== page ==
Diapason AudioAdamantes III 25th newDiapason Audio Adamantes III 25th  Stand Mount SpeakersDiapason Adamantes III 25th Italian stand mount loudspeaker solid wood Walnut hand built by Diapason master craftsman in multi-angled cabinet shape which closely follows the best acoustic princi...2990.00

Diapason Audio Adamantes III 25th Stand Mount Speakers [Expired]

no longer for sale

Diapason Adamantes III 25th Italian stand mount loudspeaker solid wood Walnut  hand built by Diapason master craftsman in multi-angled cabinet shape which  closely follows the best acoustic principles by providing circular emission of sound  around the loudspeaker thus avoiding distorting resonances from the transducers.
This unique design gives a close approximation to the theoretical ideal of point-source radiation, where the loudspeaker quite simply disappears from the scene, giving the  listener the sensation of a highly realistic "virtual" soundstage.  
New in unsealed box Adamantes III 25th is the latest edition of the Adamantes model and will come with full manufacturer Warranty. 
From 6 Moons Review:
Besides its resonant behavior, Walnut has an advantage over other woods when properly cured. It retains less moisture. Since wood lives, subsequent expansion and contraction is common but to be avoided in a speaker lest it develop cracks. Diapason’s track record is clean. They purchase only wood properly cured over 20 years and add two more years in their own shop just to be sure no moisture remains.

First, praise must be heaped on how exceptionally free the music decouples from the boxes. The usual disappearance act really fits. A good yard stick for that is the precision of the left/right progression. A dead center recorded voice or instrument is localized properly by most any speaker. Ditto for events that occur ca. 25% off-center to either the left or right. Most boxes still position such sounds accurately. In my opinion the trouble usually starts in the outer fringes. It’s as though such sounds then were magnetized to be magically captured by the speakers. The closer such sounds are to the outsides, the higher the likelihood that they seem to emerge from the boxes. The Adamante ‘demagnetizes’ such effects. She organizes the lateral spread very cleanly all the way to the edges and nothing ever sticks to the speakers.

Even the unfriendliest commentator could never claim that the Adamante conjures up its brand of transparency by injecting glassy, metallic, hyper-pronounced, forward or hard ingredients which might win quickie auditions but would turn anyone off three hours later. There’s simply no artifice or effort, period. I’d go as far as calling the Diapason a relaxation-inducing monitor. Precisely because the tunes are presented with such clarity, there’s not even any subconscious doubt that better cables or assorted cones might improve our ability to tell what’s what. Instead one might ascertain whether Sade’s  Solider of Lovelingered in the domestic inventory. Mine had it.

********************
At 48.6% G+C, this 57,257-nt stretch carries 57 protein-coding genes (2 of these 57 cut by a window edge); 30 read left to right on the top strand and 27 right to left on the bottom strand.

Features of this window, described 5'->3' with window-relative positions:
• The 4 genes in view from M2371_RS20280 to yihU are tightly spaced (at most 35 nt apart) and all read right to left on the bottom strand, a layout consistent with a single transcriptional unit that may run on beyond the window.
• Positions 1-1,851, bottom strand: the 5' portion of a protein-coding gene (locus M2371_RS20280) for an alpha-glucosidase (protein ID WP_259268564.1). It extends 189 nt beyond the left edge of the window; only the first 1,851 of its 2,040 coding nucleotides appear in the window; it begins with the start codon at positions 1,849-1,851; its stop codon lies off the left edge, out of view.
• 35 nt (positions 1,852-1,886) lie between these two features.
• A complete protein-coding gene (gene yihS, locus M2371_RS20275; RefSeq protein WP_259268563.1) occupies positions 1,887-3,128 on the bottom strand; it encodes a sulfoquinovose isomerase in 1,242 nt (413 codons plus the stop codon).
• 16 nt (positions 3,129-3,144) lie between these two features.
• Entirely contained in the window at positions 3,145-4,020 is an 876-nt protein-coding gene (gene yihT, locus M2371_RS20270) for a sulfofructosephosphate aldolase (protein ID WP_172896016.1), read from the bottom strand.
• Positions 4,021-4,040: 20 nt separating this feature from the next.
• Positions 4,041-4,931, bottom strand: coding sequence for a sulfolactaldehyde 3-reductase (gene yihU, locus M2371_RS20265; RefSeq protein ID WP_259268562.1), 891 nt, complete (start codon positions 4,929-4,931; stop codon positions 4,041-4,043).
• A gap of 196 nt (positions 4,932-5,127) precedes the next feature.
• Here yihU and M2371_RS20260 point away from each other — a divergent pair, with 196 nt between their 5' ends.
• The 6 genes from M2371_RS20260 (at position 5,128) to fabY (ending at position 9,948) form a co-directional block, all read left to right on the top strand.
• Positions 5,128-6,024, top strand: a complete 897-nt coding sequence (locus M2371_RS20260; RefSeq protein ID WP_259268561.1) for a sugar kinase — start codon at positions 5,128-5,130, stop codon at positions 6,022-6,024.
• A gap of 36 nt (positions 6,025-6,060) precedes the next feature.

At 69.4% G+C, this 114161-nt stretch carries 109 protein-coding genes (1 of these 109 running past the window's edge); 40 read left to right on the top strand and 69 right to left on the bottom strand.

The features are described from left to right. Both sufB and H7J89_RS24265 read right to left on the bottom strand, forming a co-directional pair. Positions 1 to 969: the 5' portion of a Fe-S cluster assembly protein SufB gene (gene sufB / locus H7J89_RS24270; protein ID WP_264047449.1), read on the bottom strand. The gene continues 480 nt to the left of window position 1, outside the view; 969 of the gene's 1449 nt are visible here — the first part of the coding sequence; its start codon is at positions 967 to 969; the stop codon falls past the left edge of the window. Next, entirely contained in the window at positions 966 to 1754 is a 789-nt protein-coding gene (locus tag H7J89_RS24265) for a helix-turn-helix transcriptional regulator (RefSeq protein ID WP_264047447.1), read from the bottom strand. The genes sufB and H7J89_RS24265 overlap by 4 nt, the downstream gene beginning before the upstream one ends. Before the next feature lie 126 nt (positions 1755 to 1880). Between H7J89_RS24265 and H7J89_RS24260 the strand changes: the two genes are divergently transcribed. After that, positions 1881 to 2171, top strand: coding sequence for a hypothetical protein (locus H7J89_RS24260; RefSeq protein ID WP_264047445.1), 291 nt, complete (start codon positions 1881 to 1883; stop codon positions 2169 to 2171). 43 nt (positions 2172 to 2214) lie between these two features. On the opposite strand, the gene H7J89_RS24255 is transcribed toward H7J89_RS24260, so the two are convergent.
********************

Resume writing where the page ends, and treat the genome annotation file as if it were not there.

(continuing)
It’s a question of timing. The Diapason tracks impulses instantaneously and doesn’t overdamp the decays to there take its time. The trademark beats of Solder of Love rang out clearly longer and looser than over many other speakers. The effect was nearly ‘cool’ in its innate swing yet simply a function of accuracy. Dryness which kills this natural ring-out isn’t for me and exactly why the Adamante had me at hello. Besides high transparency and superlative dimensionality, this speaker lives a third central virtue – timing precision. Perhaps the notion to wire up the mid/woofer to the amplifier direct with just a short inner wire was spot on. The result was certainly highly immediate and consistent, be it on the very first piano attack by Cake, drums and percussions in general or in fact transients of any denomination.

Diapason’s Adamante is an exceptionally resolved monitor with first-class soundstaging and (not often the case) blessed with articulate yet musical timing that avoids all artificial edge. Instead of going after overt warmth, its foot is planted on the more lightweight side of the fence. It's a deliberate choice your preferences must match.

If you’re blessed with the requisite change and listen in small to medium rooms, this woody Italian is a must audition. I was blown away sonically and bought into the fine furniture charms only afterwards. Sonic traits include:

• The Adamante refuses midbass lift to compensate for lack of bass which is endemic to the monitor breed. The tonal balance is thus somewhat lightweight but does not tilt up to remain even and most certainly not too bright or forward.
• Midrange and treble are seamlessly connected and brilliantly clear. Detail retrieval is excellent but lacks all tiresome aggression. The word is simply ‘informative’. 

• The bass too is perfectly integrated but generates no pressure waves nor mines deeply. Existing bass is exceptionally ‘swingy’, i.e. instantaneous on the attack and finely nuanced on the decay to not step on the brakes with overdamped bone dryness.
• Transient events (noises, percussion, string attacks) are unbelievably realistic.
• Soundstaging is beyond reproach by combining millimeter sorting with a holistic presentation. Sounds are three-dimensional rather than flat, firmly localized and freely suspended and decorrelated from the speakers. Depth layering is impressive even at the edges of the stage. The speakers lights up the entire recorded venue.

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